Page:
Why this will not be a normal cyclical recovery
This weekend, the Financial Times had a great piece written by Roger Altman, the former United States Deputy Treasury Secretary under Bill Clinton. The piece, titled Why this will not be a normal cyclical recovery, jibes with my thinking on the current recession.
I don't know if I am going to be right, I have been thinking and reading a lot about this mess and I have been fairly consistent in my message that I don't believe that this is the end of the world, but that this is going to be one very, very long economic slowdown. Consumers and the U.S. government have way too much debt and the demographic trends of the aging U.S. population are so negative that I don't see any other possible explanation for what is going to happen.
All of the debt that consumers and the government have will not just magically disappear. Consumers are going to have to save more and spend less to get their balance sheets in order. This is even more important today after the massive wealth destruction that we have seen over the past two years.
The Baby Boomers who haven't retired already are rapidly approaching retirement. They are going to need to save, save, save. Even middle aged and young people are going to feel less secure about their financial future and want to save more as pensions and annuities that are based upon overly optimistic assumptions on the rates of return that they would generate blow up and the future of Social Security comes into doubt. Does anyone really believe that Social Security will exist when they retire? As someone in my late 30s, I'm certainly not counting on it. I'm working hard today so that this absurd Social Security ponzi scheme can cut my Mom and Dad checks. It's not some sort of real savings account, it's a joke and nothing more than another hidden tax.
Any recovery in the near term that is generated by stimulus packages, etc... will likely be short-lived. Eventually someone is going to have to pay off all of this government debt. The budget deficit is going to be much worse than the Obama administration is projecting with its overly optimistic assumptions about economic growth. Today's massive spending will eventually rrear its ugly head in the form of higher taxes or a lower U.S. dollar, or both. There's no such thing as a free lunch in this world.
I don't think that we're all screwed, just that there won't be any growth. That's why I am investing for yield in preferred stock and bonds, as well as some relatively secure dividend paying common stock.
Anyhow, enough ranting. Here's what Altman has to say on the subject:
The rare nature of this recession precludes a cyclically normal US recovery. Instead, we are consigned to a slow, painful climb-out, as are nations such as Japan and Mexico that depend on US demand...
What is unusual is that this is a balance-sheet driven recession, centred on the damaged financial condition of both households and banks. These weaknesses mandate sub-normal levels of consumer spending and overall lending for about three years.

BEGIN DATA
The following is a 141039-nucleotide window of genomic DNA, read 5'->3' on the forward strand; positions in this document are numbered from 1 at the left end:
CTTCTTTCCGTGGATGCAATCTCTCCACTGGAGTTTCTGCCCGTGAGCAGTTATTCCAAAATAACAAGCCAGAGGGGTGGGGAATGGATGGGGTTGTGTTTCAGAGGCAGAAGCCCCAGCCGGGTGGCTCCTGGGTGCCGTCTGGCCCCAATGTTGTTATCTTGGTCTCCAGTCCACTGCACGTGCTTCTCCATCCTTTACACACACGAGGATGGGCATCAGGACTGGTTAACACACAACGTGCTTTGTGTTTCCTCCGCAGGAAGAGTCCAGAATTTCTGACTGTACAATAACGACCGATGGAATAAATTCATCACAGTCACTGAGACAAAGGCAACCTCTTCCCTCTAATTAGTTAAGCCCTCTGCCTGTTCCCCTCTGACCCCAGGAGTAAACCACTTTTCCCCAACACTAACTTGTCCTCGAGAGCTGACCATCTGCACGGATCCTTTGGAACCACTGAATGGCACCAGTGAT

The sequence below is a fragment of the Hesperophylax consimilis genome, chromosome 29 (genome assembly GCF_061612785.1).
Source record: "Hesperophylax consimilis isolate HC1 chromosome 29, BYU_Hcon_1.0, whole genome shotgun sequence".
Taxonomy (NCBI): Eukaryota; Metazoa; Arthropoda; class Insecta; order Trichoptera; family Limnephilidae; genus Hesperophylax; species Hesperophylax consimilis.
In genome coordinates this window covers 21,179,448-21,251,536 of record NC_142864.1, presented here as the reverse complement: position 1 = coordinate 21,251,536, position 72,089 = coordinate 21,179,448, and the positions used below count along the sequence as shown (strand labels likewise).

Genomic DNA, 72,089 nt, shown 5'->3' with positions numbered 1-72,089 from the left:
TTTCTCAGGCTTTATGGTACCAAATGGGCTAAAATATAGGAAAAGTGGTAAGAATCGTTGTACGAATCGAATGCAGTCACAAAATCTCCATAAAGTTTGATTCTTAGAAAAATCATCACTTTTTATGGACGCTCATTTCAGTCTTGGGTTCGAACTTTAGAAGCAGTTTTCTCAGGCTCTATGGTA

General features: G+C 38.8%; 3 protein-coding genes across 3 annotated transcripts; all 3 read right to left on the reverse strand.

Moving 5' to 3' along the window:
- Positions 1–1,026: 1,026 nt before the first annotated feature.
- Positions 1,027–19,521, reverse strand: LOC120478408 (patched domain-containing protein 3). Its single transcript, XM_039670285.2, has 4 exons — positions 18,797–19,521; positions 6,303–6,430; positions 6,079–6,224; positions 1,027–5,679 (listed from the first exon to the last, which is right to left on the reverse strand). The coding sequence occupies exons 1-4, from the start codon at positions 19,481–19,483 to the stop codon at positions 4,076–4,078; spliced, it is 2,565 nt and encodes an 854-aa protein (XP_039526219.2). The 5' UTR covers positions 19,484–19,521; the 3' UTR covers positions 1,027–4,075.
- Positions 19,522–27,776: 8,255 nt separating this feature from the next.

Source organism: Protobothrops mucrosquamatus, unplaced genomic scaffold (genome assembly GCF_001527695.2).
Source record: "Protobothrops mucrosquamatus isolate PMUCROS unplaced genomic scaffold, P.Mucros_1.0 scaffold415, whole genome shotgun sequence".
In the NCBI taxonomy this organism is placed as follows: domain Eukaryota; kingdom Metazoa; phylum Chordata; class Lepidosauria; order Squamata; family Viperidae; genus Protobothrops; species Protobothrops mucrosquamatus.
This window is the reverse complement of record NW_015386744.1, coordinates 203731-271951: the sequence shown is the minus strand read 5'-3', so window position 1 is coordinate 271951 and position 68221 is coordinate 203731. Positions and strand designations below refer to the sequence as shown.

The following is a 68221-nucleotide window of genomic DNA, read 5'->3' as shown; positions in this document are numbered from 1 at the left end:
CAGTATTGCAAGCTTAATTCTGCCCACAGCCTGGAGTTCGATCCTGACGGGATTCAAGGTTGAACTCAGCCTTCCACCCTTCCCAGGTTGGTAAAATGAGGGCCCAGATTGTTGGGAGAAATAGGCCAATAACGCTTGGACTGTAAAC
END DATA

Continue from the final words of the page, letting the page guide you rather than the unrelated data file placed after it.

In contrast, most postwar recessions had a different sequence – rising inflationary pressures, a monetary tightening to counter them and, then, a slowdown in response to higher interest rates. This was the pattern of the sharp 1980-81 slowdown.
None of that happened here. Instead, we saw a housing and credit market collapse that caused enormous losses among households and banks. The result was a steep drop in discretionary consumer spending and a halt to lending. To see why recovery will be slow, we can look at the balance sheet damage. For households, net worth peaked in mid-2007 at $64,400bn (€47,750, £43,449bn) but fell to $51,500bn at the end of 2008, a swift 20 per cent fall. With average family income at $50,000, and falling in real terms since 2000, a 20 per cent drop in net worth is big – especially when household debt reached 130 per cent of income in 2008.
This debt derived from Americans spending more than their income, reflecting the positive wealth effect. Households felt wealthier, despite pressure on incomes, because home and financial asset values were rising. Now that wealth effect has reversed with a vengeance. The crisis and unemployment have frightened households into raising savings rates for the first time in years. They had been stagnant at 1-2 per cent of income but have surged to nearly 5 per cent. With reduced incomes, only cutting discretionary spending can produce higher savings. This explains why personal consumption expenditures fell at record rates at the end of 2008.
Consumer spending, however, has approximated 70 per cent of US gross domestic product for the past decade and dominates our economy. But household balance sheets will not be rebuilt soon. Home values will keep falling through mid-2010 and there is no precedent for equity markets, still down 45 per cent from their peak, to make those losses up in just two years. It is illogical, therefore, to expect a full snap-back in the consumer sector in 2010 or 2011. This alone mandates a drawn-out, weak recovery...
A third constraint on recovery may involve the federal balance sheet. The fiscal and monetary engines are currently on full throttle. But, within two years, concerns over budget deficits and inflation may revive, compelling the Federal Reserve to raise interest rates and Congress to adopt deficit reduction steps. These actions, contractionary by definition, could occur before a full recovery has asserted itself. On that basis, the federal balance sheet would also limit a full recovery.